The Scindia family split along political lines after her brother joined the Congress while the rest of the family backed the Jan Sangh, and then the BJP. Madhavrao died in a plane crash in September 2001.
Did she miss him? "Very much," she replied, "we had our differences and we agreed to disagree, but he was always there to stand up for me. He would always be there if I needed him."
Vasundhara Raje married the Maharaja of Dholpur, which lies in northeast Rajasthan. She is the Lok Sabha MP from Jhalawar, a part of southeast Rajasthan that literally juts into Madhya Pradesh, adjoining the Gwalior region.
Was Jhalawar a deliberate choice because of its proximity to Gwalior? Vasundhara Raje laughs, "Not really. The BJP leadership asked me to contest from there. I really don't know why. Once I went there I found since the Scindia estates surrounded Jhalawar on three sides, there were historical links that helped me."
What are the main issues in this election?
"Development," she replies without hesitation. "In the 1990s, (former Rajasthan Chief Minister and now Vice-President Bhairon Singh) Shekhawat laid the groundwork of infrastructure for development. Regretfully, in the last five years, little has been done. Drought has affected people across the state with little succour being provided to the people, despite aid from the Centre."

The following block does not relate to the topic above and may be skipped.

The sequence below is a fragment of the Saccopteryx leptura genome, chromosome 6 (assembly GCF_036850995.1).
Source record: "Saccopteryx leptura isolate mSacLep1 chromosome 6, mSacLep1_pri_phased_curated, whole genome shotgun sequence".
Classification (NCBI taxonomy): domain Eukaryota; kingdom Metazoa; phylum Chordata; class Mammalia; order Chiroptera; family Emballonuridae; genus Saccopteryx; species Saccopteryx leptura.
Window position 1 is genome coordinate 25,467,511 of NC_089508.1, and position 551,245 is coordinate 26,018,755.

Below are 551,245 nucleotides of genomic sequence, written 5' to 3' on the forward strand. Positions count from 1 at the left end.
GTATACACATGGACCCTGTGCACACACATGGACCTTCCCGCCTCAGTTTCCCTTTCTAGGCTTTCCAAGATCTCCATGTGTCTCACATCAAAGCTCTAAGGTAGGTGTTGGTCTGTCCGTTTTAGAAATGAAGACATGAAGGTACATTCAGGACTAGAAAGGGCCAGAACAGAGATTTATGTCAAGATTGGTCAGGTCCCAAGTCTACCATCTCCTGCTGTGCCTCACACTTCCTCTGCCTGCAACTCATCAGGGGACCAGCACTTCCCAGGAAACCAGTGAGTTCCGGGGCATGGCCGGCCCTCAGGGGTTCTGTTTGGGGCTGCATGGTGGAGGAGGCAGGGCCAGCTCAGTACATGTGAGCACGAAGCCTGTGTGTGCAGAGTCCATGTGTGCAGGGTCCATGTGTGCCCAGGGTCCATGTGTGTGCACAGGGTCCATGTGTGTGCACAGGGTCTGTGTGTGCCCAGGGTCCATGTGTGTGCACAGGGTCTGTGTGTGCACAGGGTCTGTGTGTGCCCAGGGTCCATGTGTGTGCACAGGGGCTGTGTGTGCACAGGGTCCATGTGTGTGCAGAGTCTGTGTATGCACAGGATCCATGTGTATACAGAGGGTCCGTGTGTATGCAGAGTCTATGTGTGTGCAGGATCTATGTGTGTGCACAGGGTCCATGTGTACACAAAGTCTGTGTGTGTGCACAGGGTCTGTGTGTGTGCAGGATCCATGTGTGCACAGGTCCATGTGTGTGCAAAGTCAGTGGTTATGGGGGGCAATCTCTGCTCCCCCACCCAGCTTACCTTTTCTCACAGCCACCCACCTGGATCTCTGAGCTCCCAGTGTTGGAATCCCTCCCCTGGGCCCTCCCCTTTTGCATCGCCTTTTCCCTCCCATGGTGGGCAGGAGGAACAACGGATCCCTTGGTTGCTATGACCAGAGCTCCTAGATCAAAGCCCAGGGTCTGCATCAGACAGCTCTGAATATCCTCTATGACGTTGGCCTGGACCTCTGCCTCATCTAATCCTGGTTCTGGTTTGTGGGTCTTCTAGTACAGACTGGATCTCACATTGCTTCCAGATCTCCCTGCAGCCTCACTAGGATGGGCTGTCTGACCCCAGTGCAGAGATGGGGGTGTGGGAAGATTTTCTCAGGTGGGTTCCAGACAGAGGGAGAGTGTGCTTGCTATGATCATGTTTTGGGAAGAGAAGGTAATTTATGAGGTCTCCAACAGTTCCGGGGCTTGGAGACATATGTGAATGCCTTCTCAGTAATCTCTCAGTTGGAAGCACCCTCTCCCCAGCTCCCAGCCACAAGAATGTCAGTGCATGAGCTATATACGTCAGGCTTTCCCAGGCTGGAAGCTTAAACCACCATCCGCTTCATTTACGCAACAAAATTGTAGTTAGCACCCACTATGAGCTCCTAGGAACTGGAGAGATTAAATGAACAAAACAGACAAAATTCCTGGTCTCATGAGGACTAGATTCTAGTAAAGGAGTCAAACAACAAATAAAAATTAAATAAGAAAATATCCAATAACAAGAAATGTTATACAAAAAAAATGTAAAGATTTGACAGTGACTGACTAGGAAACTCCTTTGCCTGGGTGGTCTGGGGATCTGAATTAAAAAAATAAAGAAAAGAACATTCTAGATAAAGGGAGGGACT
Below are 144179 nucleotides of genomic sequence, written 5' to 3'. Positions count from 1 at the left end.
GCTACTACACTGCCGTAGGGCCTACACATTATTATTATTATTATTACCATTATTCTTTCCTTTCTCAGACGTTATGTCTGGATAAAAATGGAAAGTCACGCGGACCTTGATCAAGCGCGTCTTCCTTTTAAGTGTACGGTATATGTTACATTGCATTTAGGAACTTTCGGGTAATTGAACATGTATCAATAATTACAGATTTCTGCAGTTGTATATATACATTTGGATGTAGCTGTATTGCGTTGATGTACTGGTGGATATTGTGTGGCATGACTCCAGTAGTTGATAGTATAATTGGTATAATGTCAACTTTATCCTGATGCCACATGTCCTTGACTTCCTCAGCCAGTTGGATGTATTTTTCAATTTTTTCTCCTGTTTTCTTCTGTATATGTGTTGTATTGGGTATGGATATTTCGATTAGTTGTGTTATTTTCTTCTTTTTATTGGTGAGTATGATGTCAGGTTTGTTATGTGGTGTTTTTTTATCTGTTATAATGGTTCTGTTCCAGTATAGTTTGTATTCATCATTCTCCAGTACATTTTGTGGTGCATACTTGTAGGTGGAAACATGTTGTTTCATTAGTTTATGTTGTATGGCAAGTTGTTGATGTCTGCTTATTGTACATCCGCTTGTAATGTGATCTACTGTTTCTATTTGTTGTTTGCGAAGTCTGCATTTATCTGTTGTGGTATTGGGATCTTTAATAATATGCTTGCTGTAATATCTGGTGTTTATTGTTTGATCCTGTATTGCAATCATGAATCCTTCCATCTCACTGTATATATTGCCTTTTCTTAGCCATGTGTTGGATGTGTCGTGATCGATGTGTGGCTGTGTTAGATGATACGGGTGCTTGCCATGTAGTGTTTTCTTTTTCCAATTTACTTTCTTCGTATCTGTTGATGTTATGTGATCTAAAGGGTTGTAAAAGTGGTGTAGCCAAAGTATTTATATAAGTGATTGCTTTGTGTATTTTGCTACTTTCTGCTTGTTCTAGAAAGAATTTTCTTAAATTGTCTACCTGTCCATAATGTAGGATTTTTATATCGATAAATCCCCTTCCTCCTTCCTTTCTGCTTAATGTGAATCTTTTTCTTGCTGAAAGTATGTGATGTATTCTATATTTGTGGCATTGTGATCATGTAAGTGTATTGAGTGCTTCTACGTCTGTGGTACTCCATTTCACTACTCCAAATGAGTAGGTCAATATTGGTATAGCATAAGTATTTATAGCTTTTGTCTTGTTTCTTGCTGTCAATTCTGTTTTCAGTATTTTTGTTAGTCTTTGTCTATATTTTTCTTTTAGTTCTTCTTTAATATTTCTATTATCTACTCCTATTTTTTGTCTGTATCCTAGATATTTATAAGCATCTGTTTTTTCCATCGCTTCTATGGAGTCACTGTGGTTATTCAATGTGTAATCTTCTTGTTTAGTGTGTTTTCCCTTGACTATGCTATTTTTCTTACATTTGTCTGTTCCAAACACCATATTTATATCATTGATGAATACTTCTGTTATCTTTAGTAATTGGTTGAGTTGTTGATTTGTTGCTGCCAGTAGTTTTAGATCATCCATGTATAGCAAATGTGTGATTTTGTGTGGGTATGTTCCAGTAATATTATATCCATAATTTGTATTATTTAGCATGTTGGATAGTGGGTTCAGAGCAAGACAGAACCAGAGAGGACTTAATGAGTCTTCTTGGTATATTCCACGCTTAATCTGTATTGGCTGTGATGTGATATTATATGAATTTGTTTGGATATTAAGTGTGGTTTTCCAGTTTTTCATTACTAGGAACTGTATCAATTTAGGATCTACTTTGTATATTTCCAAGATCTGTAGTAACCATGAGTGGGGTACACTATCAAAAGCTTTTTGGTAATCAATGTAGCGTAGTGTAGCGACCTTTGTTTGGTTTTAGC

Is it not positive that after years of caste and religious issues, development is back as the debating point between political parties?
"Yes, thankfully that is a positive development," she says, "but caste as an issue is still not dead."
She blames Chief Minister Ashok Gehlot for recreating the reservation issue. "It was only because he was desperate to shift the focus away from his failure in development and in alleviating drought-linked problems that he suddenly raised the issue of reservations for the economically backward forward castes. By doing so, he hoped to put the pressure on the BJP since reservations in government services and education is a subject of the central government," she said.
Gehlot and the Congress, Vasundhara Raje alleged, are funding the Samajik Nyay Manch, which wants reservations for the economically backward forward castes. "How else did this organisation spring up from nowhere?" she asks.